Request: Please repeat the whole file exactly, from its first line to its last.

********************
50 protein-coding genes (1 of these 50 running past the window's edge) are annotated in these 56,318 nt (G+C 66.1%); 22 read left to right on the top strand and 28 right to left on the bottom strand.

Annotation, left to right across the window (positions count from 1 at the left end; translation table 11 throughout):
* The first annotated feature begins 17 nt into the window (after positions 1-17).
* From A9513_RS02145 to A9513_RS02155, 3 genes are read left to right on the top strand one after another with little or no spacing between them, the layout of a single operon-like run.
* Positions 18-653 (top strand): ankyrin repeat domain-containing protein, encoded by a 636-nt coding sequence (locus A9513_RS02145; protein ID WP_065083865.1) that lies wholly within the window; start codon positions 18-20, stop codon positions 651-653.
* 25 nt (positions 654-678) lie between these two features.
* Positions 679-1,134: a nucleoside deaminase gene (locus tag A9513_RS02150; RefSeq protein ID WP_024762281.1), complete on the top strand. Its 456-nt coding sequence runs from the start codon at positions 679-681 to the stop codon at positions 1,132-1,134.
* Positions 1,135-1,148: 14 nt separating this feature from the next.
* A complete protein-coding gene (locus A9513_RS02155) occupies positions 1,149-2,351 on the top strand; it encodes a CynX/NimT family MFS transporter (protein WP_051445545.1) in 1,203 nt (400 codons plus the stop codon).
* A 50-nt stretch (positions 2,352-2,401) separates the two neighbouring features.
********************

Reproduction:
50 protein-coding genes (1 of these 50 running past the window's edge) are annotated in these 56,318 nt (G+C 66.1%); 22 read left to right on the top strand and 28 right to left on the bottom strand.

Annotation, left to right across the window (positions count from 1 at the left end; translation table 11 throughout):
* The first annotated feature begins 17 nt into the window (after positions 1-17).
* From A9513_RS02145 to A9513_RS02155, 3 genes are read left to right on the top strand one after another with little or no spacing between them, the layout of a single operon-like run.
* Positions 18-653 (top strand): ankyrin repeat domain-containing protein, encoded by a 636-nt coding sequence (locus A9513_RS02145; protein ID WP_065083865.1) that lies wholly within the window; start codon positions 18-20, stop codon positions 651-653.
* 25 nt (positions 654-678) lie between these two features.
* Positions 679-1,134: a nucleoside deaminase gene (locus tag A9513_RS02150; RefSeq protein ID WP_024762281.1), complete on the top strand. Its 456-nt coding sequence runs from the start codon at positions 679-681 to the stop codon at positions 1,132-1,134.
* Positions 1,135-1,148: 14 nt separating this feature from the next.
* A complete protein-coding gene (locus A9513_RS02155) occupies positions 1,149-2,351 on the top strand; it encodes a CynX/NimT family MFS transporter (protein WP_051445545.1) in 1,203 nt (400 codons plus the stop codon).
* A 50-nt stretch (positions 2,352-2,401) separates the two neighbouring features.